Giving the Greatest Gifts

This is one of the toughest times of the year for our high school staff. They are trying hard to finish up the final unit of the semester, preparing final exams as well as trying to catch up on the mountains grading. There is so much to do it can be downright overwhelming! Throw on top of all that the fact that all of the students are anticipating being away from school for two weeks and the effect of the Christmas rush and I believe that the faculty can feel as though it’s burden is unbearable. I, like all of the other staff, get immersed in my job and what I consider important and sometimes miss opportunities to help where help is needed. As Director of Paris High School I am very focused on our new building, data and PSAE results, school safety issues, staff evaluation, our interest based academy agenda, staff development, budget development and problem solving what seems like a million day to day questions from students, staff and parents. I spend a lot of my time thinking about how to integrate technology into instruction, how to motivate students and how involve the community in improving our program. I am always looking toward the future and trying to learn new things.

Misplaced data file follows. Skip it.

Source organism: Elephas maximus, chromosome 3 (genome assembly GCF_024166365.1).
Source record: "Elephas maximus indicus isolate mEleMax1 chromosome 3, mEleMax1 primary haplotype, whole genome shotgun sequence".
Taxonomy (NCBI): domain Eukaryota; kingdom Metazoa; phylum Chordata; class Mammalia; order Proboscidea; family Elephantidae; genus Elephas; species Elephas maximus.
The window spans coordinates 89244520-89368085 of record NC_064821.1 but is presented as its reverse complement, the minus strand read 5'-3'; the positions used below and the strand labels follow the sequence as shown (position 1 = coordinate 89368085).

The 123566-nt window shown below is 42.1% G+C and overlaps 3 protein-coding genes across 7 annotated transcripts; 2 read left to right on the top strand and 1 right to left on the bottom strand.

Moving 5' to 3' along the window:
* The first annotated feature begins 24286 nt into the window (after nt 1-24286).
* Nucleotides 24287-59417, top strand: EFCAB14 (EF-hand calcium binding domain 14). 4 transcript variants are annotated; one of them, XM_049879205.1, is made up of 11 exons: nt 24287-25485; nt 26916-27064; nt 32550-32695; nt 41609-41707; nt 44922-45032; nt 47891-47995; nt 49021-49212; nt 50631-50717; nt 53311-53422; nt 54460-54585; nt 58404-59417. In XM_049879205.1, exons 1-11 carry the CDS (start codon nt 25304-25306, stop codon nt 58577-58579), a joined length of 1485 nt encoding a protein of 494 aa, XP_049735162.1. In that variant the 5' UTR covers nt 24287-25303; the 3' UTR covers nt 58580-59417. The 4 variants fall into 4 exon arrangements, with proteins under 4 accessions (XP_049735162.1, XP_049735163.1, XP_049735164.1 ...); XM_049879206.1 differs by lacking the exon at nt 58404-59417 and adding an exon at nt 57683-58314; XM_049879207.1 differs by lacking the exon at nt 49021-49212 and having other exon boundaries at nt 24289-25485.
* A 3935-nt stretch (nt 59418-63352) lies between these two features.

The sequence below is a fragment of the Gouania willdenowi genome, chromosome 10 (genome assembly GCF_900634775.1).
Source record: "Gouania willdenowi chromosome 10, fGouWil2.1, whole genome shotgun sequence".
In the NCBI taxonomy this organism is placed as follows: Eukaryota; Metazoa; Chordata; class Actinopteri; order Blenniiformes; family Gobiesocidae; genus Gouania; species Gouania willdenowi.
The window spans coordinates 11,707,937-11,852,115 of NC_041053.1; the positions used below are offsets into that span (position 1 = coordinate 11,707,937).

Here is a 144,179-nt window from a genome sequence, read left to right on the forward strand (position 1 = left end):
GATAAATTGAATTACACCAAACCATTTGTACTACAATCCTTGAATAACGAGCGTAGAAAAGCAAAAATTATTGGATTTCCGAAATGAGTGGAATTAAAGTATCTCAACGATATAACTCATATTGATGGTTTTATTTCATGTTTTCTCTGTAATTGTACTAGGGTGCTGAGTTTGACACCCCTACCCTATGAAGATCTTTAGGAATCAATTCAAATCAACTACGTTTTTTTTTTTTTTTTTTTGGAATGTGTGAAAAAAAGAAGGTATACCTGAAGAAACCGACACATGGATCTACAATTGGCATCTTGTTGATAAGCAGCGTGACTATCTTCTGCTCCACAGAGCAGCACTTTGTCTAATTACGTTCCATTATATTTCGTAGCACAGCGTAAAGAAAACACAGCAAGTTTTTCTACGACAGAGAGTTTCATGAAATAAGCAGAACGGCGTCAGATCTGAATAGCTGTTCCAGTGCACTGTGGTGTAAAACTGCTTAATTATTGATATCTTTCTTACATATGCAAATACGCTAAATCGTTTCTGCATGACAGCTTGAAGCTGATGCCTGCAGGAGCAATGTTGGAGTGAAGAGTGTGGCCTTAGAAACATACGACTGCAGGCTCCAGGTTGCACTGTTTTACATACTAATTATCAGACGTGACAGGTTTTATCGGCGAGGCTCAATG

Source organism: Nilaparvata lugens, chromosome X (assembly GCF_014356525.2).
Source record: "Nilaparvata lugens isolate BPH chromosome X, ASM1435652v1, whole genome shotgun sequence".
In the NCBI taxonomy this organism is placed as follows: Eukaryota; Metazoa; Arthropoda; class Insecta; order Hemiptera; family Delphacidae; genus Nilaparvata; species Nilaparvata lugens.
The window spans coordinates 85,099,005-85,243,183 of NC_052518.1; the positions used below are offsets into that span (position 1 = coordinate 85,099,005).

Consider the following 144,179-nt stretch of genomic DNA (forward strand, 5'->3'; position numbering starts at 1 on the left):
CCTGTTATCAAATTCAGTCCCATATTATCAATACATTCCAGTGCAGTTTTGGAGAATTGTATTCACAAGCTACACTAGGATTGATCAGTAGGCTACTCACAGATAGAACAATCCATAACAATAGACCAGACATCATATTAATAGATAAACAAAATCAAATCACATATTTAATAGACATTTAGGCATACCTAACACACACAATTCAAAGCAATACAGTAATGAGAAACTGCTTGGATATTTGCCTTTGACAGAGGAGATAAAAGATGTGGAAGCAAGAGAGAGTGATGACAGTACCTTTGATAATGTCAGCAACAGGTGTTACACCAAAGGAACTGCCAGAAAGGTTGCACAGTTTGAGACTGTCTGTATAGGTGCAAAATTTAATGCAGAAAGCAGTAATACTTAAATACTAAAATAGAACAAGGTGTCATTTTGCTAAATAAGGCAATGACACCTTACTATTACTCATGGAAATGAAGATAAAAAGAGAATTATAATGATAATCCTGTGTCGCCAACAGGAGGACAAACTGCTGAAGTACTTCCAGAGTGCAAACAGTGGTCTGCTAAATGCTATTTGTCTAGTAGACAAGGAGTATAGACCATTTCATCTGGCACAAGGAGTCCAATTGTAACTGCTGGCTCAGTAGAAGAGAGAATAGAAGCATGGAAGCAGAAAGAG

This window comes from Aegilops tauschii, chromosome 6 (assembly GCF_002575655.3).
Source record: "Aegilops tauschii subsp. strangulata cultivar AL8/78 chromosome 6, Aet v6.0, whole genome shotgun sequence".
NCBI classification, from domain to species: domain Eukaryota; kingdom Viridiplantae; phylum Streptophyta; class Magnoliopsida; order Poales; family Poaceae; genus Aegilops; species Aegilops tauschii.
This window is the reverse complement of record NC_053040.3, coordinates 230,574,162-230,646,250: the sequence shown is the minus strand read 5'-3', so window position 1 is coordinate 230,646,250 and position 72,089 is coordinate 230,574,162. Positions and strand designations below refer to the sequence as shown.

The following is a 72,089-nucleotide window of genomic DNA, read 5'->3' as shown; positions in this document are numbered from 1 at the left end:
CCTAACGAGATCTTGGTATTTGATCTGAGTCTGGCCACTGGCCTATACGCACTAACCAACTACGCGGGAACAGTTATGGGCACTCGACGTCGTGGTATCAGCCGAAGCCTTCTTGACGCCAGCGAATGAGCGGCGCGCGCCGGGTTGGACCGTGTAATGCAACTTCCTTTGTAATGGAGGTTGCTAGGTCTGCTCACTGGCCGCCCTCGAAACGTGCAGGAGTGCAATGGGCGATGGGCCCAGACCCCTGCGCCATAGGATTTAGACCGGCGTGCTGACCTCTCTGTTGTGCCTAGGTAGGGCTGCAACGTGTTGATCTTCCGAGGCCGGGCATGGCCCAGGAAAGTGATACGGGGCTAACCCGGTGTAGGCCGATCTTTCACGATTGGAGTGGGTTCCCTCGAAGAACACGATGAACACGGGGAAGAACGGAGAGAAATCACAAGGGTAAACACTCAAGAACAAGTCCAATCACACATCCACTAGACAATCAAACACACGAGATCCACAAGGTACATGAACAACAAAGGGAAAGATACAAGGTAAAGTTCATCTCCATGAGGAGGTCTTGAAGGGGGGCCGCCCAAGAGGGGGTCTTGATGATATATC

…..But it never fails, a situation will occur or a conversation will happen that causes me to take a step back and consider what is really important. Several years ago, around Christmas time, a student came into the office and asked for withdrawal papers and informed me she was going to drop and get a job. As always, whether it is me or the assistant principal, we try to take the time to discuss this decision with the student and try to reason them into considering all options rather than dropping out. At first the student did not want to discuss her decision with me. Her mind was made up. She was of the age that she did not have to have parental consent and she seemed determined to carry out a plan that did not include finishing high school. I knew this student fairly well because I had been her elementary principal and had developed a rapport with her to where we would talk to one another when we saw each other and tease each other about our favorite sports teams. On this day, however, she was not in any mood to talk to me and refused to tell me the reasoning that had led her to this decision. I knew this student had developed a good professional relationship with a teacher on staff, and as a last ditch effort I called this teacher in to talk with the student. What unfolded, as I witnessed it, was a remarkable conversation between a teacher who cared for her students and a student who both liked a respected her teacher. I could tell that their relationship had become one in which the teacher had a vested interest in the student and that the student felt cared for in her presence. I will not divulge the content of their conversation, but suffice it to say, the student remained enrolled, graduated, and went on to a two year technical school. Last I heard, she was married raising a child and gainfully employed in a good job!